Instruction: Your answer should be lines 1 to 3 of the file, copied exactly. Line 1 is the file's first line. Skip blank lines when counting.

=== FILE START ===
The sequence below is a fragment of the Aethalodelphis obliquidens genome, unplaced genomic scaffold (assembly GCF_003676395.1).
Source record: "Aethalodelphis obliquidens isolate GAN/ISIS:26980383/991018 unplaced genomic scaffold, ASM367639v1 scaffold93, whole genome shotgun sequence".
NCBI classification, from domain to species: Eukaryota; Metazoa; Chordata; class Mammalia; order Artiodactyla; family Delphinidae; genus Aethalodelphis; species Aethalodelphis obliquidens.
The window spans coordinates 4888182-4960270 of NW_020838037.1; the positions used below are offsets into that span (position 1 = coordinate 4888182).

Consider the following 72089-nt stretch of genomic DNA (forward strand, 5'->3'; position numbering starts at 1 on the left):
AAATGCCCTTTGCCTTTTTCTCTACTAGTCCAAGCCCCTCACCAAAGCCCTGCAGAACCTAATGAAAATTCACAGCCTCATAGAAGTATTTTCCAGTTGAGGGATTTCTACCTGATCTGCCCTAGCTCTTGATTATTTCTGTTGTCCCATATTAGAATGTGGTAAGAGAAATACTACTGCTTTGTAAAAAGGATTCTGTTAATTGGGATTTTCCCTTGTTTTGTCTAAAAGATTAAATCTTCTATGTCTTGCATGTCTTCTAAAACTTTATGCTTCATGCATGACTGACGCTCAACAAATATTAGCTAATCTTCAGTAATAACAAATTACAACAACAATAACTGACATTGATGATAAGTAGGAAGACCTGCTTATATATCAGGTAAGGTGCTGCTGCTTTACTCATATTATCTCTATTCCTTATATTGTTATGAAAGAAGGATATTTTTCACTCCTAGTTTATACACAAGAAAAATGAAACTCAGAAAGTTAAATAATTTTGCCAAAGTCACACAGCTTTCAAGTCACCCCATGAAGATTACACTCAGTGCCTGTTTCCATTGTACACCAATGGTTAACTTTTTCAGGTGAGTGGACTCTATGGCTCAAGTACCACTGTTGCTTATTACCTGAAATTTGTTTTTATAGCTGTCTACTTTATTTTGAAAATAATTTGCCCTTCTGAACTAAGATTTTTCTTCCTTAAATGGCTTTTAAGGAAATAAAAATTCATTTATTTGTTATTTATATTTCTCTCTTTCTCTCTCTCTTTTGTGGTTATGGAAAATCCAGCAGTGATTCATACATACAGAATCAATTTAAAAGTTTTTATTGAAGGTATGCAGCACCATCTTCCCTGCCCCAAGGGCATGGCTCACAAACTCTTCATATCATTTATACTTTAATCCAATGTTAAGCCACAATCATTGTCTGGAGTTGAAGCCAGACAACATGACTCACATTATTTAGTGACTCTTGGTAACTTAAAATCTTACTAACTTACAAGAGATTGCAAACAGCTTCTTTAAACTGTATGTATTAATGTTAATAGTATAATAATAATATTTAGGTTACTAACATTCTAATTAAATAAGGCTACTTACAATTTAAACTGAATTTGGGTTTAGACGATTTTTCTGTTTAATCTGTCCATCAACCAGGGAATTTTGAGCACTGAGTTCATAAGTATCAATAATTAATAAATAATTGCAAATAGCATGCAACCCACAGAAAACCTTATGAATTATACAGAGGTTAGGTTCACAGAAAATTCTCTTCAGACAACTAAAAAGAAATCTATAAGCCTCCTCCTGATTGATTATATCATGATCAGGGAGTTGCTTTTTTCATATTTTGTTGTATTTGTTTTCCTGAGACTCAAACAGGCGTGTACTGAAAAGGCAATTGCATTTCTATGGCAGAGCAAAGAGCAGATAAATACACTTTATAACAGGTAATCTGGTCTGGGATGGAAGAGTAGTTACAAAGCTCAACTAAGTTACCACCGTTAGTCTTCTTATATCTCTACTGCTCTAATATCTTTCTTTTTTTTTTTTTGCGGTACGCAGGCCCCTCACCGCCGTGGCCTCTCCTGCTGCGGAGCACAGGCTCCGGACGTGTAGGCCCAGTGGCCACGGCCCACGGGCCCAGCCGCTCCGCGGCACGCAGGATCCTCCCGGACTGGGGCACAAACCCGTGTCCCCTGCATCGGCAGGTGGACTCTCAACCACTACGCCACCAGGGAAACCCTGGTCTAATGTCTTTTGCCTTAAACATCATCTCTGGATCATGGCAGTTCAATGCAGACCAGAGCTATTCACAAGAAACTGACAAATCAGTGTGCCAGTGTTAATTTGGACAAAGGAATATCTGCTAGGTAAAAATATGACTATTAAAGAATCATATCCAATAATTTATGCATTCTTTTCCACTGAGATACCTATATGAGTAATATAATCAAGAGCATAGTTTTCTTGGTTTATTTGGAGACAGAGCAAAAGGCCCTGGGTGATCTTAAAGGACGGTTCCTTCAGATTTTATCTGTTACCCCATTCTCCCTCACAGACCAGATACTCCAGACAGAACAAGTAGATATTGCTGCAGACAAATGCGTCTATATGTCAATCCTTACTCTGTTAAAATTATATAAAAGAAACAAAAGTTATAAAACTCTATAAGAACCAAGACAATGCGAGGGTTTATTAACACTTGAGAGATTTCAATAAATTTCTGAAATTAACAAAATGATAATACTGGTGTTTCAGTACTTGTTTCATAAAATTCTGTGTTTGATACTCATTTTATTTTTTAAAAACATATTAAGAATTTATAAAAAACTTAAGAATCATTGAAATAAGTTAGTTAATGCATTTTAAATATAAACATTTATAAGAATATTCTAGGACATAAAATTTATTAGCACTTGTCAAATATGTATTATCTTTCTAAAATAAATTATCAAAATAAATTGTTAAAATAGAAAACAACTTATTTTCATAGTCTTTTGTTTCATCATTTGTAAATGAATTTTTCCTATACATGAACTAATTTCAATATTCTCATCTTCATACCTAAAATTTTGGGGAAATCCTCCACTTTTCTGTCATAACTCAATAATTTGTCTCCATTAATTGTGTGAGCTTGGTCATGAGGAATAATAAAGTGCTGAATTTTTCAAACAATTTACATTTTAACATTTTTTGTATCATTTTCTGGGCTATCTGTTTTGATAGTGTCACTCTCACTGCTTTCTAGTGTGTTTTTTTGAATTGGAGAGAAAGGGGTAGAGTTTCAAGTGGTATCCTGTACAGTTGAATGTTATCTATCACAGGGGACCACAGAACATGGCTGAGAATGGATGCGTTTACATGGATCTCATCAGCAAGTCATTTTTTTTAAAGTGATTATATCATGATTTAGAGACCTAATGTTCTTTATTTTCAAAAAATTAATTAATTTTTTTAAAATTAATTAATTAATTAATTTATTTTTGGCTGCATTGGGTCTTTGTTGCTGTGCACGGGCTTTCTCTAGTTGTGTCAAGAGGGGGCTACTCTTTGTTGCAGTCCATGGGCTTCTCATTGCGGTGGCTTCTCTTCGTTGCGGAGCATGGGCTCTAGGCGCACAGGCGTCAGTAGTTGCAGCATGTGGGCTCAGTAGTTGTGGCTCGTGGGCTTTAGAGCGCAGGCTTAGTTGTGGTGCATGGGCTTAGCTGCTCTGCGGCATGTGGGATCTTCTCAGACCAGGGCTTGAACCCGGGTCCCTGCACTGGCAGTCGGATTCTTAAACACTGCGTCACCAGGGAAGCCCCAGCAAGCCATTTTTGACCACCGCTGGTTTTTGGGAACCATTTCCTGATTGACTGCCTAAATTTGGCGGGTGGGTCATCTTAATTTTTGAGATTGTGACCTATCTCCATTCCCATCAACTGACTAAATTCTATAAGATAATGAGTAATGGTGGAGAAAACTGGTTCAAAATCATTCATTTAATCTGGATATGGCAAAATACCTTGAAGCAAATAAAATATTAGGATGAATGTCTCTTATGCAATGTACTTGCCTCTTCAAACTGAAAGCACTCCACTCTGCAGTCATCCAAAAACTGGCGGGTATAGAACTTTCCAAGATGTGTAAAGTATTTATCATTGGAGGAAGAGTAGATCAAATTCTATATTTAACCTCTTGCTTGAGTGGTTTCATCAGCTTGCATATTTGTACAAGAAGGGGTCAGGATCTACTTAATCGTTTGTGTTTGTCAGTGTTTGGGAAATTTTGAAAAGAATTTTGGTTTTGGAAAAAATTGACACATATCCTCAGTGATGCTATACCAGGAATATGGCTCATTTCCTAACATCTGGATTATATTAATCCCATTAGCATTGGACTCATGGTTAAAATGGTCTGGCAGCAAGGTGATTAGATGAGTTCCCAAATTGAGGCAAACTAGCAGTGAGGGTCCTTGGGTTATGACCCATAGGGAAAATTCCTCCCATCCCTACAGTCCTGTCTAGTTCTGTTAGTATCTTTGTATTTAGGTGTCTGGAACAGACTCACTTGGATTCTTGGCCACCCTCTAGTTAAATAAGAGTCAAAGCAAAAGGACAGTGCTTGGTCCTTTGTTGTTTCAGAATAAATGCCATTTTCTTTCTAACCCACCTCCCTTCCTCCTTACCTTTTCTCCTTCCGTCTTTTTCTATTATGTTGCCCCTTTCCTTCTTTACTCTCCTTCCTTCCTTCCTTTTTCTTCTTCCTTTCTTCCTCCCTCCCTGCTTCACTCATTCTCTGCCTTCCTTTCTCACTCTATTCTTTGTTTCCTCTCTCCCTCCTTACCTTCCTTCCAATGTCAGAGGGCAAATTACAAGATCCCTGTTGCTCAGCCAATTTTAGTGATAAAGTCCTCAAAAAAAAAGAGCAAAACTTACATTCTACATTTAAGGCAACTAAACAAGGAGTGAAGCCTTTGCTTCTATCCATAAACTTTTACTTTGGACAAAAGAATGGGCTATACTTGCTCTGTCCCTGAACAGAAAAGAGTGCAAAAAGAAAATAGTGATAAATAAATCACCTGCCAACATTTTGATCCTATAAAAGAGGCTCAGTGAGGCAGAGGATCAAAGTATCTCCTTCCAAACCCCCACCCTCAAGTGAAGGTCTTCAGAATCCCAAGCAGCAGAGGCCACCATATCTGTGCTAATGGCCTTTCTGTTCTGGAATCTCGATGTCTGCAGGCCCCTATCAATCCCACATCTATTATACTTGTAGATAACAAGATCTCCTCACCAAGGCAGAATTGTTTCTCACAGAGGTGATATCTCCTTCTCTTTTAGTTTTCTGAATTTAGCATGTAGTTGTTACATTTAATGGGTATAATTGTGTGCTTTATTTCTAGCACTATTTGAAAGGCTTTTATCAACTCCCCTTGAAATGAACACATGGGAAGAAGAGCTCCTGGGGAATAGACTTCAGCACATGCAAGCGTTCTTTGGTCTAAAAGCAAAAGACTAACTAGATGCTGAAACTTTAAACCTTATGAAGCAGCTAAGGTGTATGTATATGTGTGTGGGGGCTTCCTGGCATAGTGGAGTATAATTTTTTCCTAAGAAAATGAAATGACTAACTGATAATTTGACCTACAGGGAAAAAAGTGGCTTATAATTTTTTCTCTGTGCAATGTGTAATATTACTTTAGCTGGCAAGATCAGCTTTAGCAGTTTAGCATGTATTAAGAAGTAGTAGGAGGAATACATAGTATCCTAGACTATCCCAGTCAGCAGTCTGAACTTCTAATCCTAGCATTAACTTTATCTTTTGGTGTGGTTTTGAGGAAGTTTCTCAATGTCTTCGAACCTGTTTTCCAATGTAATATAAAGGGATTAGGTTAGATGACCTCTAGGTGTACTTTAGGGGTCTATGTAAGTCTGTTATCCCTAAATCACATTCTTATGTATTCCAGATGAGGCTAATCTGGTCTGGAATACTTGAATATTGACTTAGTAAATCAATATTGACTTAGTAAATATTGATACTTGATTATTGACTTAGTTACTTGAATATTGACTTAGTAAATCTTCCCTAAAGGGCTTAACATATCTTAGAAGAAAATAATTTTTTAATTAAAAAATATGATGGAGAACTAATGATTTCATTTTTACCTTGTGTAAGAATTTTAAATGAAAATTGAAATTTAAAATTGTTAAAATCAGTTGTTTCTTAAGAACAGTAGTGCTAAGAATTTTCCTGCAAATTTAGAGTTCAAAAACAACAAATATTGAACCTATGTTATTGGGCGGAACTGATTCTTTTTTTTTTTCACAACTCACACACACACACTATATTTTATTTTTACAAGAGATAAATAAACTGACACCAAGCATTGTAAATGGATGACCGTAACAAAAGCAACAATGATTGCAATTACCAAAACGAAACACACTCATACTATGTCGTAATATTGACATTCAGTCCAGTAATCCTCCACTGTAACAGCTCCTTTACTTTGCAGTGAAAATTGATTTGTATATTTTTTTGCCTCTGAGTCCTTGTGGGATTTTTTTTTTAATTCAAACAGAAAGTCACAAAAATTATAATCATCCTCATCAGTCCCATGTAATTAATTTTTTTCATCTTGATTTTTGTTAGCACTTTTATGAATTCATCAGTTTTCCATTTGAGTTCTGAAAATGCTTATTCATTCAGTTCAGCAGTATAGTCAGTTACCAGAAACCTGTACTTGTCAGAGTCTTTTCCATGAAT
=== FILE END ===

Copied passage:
The sequence below is a fragment of the Aethalodelphis obliquidens genome, unplaced genomic scaffold (assembly GCF_003676395.1).
Source record: "Aethalodelphis obliquidens isolate GAN/ISIS:26980383/991018 unplaced genomic scaffold, ASM367639v1 scaffold93, whole genome shotgun sequence".
NCBI classification, from domain to species: Eukaryota; Metazoa; Chordata; class Mammalia; order Artiodactyla; family Delphinidae; genus Aethalodelphis; species Aethalodelphis obliquidens.